Hierarchical clustering of these 182 genes identified five expression profiles, four of which were linked to Gene Ontology (GO) categories such as host immune response or apoptosis (Figure 2). These four profiles included (1) genes upregulated during acute illness (A), (2) genes upregulated during both acute illness and treatment (AB), (3) genes upregulated during both treatment and recovery (BC) and (4) genes upregulated only at the time of recovery (C). The fifth profile (B), which contained genes upregulated only during treatment, was not included in the subsequent analyses because those genes were scattered across Gene Ontology categories.

Expression profile A (79 upregulated genes, 65 in 41 GO categories) included genes involved in the innate immune response, effector cell activation, and chemotaxis: leukocyte immunoglobulin-like receptor (LIR) family, neutrophil/monocyte/macrophage chemotactic chemokine receptor-like 2 (CCRL2), toll-like receptor 5 (TLR-5), aquaporin 9, complement component receptor C3AR1, acute-phase cytokine IL-6, and the IL-1β receptor antagonist.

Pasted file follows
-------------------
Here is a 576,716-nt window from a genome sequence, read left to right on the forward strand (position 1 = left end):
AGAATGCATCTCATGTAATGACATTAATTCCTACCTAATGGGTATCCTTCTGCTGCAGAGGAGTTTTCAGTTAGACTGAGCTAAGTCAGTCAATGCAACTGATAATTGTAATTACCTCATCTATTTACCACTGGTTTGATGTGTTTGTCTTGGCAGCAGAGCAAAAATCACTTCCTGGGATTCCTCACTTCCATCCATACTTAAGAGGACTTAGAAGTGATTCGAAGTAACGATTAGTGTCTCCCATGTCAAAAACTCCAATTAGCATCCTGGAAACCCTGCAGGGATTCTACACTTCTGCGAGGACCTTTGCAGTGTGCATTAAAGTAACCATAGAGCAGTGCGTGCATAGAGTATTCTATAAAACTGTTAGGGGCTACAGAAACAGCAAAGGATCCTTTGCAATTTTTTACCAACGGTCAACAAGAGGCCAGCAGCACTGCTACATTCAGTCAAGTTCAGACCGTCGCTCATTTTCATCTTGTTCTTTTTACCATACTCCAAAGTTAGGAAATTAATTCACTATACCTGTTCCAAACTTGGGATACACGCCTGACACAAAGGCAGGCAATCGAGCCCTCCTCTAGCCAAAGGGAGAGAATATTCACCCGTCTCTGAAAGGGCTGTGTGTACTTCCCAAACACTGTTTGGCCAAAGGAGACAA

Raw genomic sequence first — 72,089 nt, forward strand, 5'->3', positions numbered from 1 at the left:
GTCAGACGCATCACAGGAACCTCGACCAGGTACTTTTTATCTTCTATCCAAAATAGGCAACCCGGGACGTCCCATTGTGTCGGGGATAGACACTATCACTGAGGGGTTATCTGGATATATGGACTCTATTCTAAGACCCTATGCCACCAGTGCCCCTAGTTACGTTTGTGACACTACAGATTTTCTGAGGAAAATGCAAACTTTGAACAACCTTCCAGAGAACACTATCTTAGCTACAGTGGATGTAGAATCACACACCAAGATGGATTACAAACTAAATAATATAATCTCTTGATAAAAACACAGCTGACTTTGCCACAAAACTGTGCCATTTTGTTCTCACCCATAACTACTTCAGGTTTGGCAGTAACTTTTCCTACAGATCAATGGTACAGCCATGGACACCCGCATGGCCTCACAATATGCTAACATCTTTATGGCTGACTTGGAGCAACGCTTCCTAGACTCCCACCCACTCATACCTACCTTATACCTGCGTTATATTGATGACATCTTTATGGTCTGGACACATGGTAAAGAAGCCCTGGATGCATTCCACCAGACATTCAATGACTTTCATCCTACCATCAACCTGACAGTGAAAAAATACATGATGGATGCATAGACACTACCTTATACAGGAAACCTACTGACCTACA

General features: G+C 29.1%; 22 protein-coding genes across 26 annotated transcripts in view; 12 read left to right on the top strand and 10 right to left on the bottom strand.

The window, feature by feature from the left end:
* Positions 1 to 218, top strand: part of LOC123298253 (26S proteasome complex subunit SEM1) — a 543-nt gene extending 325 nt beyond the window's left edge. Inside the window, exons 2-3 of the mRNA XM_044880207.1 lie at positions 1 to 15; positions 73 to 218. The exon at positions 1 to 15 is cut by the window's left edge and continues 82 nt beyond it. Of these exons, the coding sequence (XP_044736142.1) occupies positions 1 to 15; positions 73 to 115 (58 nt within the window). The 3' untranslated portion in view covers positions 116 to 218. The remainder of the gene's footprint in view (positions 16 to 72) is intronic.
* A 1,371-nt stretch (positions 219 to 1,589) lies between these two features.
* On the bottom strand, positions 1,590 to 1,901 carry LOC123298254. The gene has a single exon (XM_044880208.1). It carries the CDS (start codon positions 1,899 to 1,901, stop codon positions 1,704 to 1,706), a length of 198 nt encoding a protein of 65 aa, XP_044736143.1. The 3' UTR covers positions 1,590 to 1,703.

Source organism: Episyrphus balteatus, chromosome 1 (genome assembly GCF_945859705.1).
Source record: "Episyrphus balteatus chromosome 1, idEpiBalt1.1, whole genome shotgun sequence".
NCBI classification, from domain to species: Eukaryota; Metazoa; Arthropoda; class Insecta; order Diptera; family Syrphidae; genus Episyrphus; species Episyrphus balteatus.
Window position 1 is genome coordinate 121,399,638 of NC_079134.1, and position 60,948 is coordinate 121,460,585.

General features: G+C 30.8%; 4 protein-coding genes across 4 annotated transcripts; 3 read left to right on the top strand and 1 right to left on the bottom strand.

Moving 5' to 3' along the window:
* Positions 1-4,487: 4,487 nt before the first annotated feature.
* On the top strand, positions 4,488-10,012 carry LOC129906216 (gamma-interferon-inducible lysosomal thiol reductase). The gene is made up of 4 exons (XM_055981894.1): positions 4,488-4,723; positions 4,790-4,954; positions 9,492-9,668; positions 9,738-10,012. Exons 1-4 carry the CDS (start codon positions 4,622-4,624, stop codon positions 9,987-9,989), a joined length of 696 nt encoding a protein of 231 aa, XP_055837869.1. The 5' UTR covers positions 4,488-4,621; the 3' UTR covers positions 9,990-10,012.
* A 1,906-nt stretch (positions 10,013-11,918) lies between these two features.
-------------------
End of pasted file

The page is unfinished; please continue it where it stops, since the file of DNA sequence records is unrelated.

Expression profile AB (44 upregulated genes, 41 in 25 GO categories) included genes involved in the immune response, apoptosis, and cell death. Immune response genes included complement components C1qA, C1qB, C1qG, and C2, chemokine ligand CXCL16, and Fc III γ-receptors CD16a and CD16b. Upregulated apoptosis- and cell death-related genes included BCL2-related X-protein (BAX), BH3 interacting domain death agonist (BID), baculoviral IAP repeat-containing 5 (survivin), and caspase 5.